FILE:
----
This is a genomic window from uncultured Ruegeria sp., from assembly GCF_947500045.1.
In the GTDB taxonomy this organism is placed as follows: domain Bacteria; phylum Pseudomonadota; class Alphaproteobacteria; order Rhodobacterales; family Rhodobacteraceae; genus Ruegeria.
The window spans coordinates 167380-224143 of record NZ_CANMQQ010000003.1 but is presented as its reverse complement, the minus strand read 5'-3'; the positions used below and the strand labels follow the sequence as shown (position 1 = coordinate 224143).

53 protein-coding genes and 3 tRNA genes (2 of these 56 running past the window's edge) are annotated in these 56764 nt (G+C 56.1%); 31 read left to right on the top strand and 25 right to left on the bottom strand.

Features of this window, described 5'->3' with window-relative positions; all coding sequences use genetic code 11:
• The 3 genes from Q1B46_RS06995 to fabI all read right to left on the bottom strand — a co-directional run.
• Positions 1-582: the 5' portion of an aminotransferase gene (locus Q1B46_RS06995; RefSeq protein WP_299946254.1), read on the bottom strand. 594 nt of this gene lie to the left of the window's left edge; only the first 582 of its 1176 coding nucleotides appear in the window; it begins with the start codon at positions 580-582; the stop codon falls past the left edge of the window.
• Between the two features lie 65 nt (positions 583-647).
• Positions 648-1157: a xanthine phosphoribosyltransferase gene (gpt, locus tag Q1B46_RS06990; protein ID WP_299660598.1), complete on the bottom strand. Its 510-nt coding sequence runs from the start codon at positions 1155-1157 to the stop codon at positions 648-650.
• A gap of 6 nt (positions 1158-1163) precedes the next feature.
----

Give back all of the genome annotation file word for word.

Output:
This is a genomic window from uncultured Ruegeria sp., from assembly GCF_947500045.1.
In the GTDB taxonomy this organism is placed as follows: domain Bacteria; phylum Pseudomonadota; class Alphaproteobacteria; order Rhodobacterales; family Rhodobacteraceae; genus Ruegeria.
The window spans coordinates 167380-224143 of record NZ_CANMQQ010000003.1 but is presented as its reverse complement, the minus strand read 5'-3'; the positions used below and the strand labels follow the sequence as shown (position 1 = coordinate 224143).

53 protein-coding genes and 3 tRNA genes (2 of these 56 running past the window's edge) are annotated in these 56764 nt (G+C 56.1%); 31 read left to right on the top strand and 25 right to left on the bottom strand.

Features of this window, described 5'->3' with window-relative positions; all coding sequences use genetic code 11:
• The 3 genes from Q1B46_RS06995 to fabI all read right to left on the bottom strand — a co-directional run.
• Positions 1-582: the 5' portion of an aminotransferase gene (locus Q1B46_RS06995; RefSeq protein WP_299946254.1), read on the bottom strand. 594 nt of this gene lie to the left of the window's left edge; only the first 582 of its 1176 coding nucleotides appear in the window; it begins with the start codon at positions 580-582; the stop codon falls past the left edge of the window.
• Between the two features lie 65 nt (positions 583-647).
• Positions 648-1157: a xanthine phosphoribosyltransferase gene (gpt, locus tag Q1B46_RS06990; protein ID WP_299660598.1), complete on the bottom strand. Its 510-nt coding sequence runs from the start codon at positions 1155-1157 to the stop codon at positions 648-650.
• A gap of 6 nt (positions 1158-1163) precedes the next feature.